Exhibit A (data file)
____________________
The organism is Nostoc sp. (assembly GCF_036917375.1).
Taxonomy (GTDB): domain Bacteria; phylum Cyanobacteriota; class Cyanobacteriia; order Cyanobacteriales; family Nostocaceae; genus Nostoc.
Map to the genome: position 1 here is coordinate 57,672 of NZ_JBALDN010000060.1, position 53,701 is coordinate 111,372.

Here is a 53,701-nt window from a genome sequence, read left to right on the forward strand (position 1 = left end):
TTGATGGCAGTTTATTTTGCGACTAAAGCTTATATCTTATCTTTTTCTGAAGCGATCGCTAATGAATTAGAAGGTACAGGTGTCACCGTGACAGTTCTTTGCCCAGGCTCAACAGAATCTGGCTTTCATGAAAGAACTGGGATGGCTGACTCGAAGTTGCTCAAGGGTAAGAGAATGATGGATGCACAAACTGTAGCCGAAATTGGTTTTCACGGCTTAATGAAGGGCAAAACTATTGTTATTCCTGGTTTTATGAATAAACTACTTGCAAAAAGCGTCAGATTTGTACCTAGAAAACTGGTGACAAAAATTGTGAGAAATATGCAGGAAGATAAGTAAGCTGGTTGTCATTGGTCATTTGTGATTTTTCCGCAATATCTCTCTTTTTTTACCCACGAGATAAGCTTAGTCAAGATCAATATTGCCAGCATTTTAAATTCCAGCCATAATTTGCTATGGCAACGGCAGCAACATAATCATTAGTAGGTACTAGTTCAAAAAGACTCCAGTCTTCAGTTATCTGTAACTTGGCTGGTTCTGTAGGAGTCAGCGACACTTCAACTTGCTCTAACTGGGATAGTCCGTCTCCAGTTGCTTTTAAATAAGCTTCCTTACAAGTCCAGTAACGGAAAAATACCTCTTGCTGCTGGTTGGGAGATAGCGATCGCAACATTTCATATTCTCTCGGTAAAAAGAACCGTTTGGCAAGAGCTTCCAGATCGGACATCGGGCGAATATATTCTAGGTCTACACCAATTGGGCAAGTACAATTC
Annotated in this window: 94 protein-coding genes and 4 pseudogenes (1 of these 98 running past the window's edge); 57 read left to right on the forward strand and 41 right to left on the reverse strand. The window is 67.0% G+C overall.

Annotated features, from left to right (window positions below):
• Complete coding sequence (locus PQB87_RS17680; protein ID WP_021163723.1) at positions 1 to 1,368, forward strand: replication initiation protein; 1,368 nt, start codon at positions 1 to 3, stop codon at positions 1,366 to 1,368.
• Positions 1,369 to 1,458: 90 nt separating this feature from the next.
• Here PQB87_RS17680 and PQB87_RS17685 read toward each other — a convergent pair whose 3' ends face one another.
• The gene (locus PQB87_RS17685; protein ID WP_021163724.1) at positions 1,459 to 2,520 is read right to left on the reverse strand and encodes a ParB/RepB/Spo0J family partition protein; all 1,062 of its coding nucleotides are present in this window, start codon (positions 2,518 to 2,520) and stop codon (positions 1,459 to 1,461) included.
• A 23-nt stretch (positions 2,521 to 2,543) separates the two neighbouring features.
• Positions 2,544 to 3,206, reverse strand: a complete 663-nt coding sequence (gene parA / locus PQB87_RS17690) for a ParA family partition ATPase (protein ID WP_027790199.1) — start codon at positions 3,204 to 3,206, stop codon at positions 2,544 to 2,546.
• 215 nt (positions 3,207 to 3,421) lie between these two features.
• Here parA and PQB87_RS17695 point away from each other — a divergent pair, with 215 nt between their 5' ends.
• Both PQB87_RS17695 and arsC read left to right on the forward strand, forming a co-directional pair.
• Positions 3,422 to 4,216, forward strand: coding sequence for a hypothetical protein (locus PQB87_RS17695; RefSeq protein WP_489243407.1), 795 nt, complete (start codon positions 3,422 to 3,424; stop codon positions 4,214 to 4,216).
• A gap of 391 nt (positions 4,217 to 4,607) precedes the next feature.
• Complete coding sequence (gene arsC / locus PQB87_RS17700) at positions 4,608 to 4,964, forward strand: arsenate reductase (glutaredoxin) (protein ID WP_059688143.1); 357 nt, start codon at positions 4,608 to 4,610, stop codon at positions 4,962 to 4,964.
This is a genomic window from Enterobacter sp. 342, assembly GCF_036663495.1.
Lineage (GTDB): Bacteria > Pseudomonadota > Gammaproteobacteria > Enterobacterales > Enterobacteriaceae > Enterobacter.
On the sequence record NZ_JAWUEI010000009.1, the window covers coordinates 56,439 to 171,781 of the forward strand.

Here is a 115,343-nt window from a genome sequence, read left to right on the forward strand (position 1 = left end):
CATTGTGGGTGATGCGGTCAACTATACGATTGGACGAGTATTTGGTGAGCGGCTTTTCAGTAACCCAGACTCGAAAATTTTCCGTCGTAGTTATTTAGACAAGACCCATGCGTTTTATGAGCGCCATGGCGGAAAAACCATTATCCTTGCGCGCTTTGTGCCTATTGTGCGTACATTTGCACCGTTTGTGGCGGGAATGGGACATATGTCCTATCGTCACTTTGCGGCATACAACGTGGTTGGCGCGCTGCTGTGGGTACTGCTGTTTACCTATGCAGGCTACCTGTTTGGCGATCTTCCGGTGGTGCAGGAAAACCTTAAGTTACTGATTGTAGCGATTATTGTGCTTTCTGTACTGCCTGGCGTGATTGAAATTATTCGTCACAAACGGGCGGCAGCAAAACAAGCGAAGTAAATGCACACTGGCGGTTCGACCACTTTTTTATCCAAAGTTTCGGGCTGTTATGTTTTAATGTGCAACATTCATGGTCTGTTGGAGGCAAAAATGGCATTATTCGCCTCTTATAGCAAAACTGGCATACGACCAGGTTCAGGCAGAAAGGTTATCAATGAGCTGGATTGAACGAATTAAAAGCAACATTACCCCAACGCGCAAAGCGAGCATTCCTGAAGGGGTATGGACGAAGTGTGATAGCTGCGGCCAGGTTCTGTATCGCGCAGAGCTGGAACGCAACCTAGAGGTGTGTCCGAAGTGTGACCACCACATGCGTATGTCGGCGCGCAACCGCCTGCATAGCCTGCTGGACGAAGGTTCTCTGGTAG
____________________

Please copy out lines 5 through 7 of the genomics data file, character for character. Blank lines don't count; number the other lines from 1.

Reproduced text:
TTGATGGCAGTTTATTTTGCGACTAAAGCTTATATCTTATCTTTTTCTGAAGCGATCGCTAATGAATTAGAAGGTACAGGTGTCACCGTGACAGTTCTTTGCCCAGGCTCAACAGAATCTGGCTTTCATGAAAGAACTGGGATGGCTGACTCGAAGTTGCTCAAGGGTAAGAGAATGATGGATGCACAAACTGTAGCCGAAATTGGTTTTCACGGCTTAATGAAGGGCAAAACTATTGTTATTCCTGGTTTTATGAATAAACTACTTGCAAAAAGCGTCAGATTTGTACCTAGAAAACTGGTGACAAAAATTGTGAGAAATATGCAGGAAGATAAGTAAGCTGGTTGTCATTGGTCATTTGTGATTTTTCCGCAATATCTCTCTTTTTTTACCCACGAGATAAGCTTAGTCAAGATCAATATTGCCAGCATTTTAAATTCCAGCCATAATTTGCTATGGCAACGGCAGCAACATAATCATTAGTAGGTACTAGTTCAAAAAGACTCCAGTCTTCAGTTATCTGTAACTTGGCTGGTTCTGTAGGAGTCAGCGACACTTCAACTTGCTCTAACTGGGATAGTCCGTCTCCAGTTGCTTTTAAATAAGCTTCCTTACAAGTCCAGTAACGGAAAAATACCTCTTGCTGCTGGTTGGGAGATAGCGATCGCAACATTTCATATTCTCTCGGTAAAAAGAACCGTTTGGCAAGAGCTTCCAGATCGGACATCGGGCGAATATATTCTAGGTCTACACCAATTGGGCAAGTACAATTC
Annotated in this window: 94 protein-coding genes and 4 pseudogenes (1 of these 98 running past the window's edge); 57 read left to right on the forward strand and 41 right to left on the reverse strand. The window is 67.0% G+C overall.

Annotated features, from left to right (window positions below):